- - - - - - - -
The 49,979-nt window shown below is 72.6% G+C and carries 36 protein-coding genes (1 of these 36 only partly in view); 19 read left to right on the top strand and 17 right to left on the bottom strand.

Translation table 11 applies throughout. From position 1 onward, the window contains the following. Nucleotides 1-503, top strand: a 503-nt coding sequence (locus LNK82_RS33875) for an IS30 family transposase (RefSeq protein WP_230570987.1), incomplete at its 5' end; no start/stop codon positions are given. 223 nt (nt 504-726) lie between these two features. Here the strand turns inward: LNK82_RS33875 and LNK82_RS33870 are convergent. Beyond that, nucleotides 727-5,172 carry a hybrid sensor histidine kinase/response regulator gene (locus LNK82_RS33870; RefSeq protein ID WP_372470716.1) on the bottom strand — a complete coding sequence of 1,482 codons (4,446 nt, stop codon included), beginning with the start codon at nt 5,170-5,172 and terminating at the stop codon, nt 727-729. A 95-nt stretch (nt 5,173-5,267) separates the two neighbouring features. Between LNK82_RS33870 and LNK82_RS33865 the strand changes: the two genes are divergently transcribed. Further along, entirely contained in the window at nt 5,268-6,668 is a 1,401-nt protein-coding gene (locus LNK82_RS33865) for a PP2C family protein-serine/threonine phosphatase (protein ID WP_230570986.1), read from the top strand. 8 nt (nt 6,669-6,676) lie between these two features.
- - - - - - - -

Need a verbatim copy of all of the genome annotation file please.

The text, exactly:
The 49,979-nt window shown below is 72.6% G+C and carries 36 protein-coding genes (1 of these 36 only partly in view); 19 read left to right on the top strand and 17 right to left on the bottom strand.

Translation table 11 applies throughout. From position 1 onward, the window contains the following. Nucleotides 1-503, top strand: a 503-nt coding sequence (locus LNK82_RS33875) for an IS30 family transposase (RefSeq protein WP_230570987.1), incomplete at its 5' end; no start/stop codon positions are given. 223 nt (nt 504-726) lie between these two features. Here the strand turns inward: LNK82_RS33875 and LNK82_RS33870 are convergent. Beyond that, nucleotides 727-5,172 carry a hybrid sensor histidine kinase/response regulator gene (locus LNK82_RS33870; RefSeq protein ID WP_372470716.1) on the bottom strand — a complete coding sequence of 1,482 codons (4,446 nt, stop codon included), beginning with the start codon at nt 5,170-5,172 and terminating at the stop codon, nt 727-729. A 95-nt stretch (nt 5,173-5,267) separates the two neighbouring features. Between LNK82_RS33870 and LNK82_RS33865 the strand changes: the two genes are divergently transcribed. Further along, entirely contained in the window at nt 5,268-6,668 is a 1,401-nt protein-coding gene (locus LNK82_RS33865) for a PP2C family protein-serine/threonine phosphatase (protein ID WP_230570986.1), read from the top strand. 8 nt (nt 6,669-6,676) lie between these two features.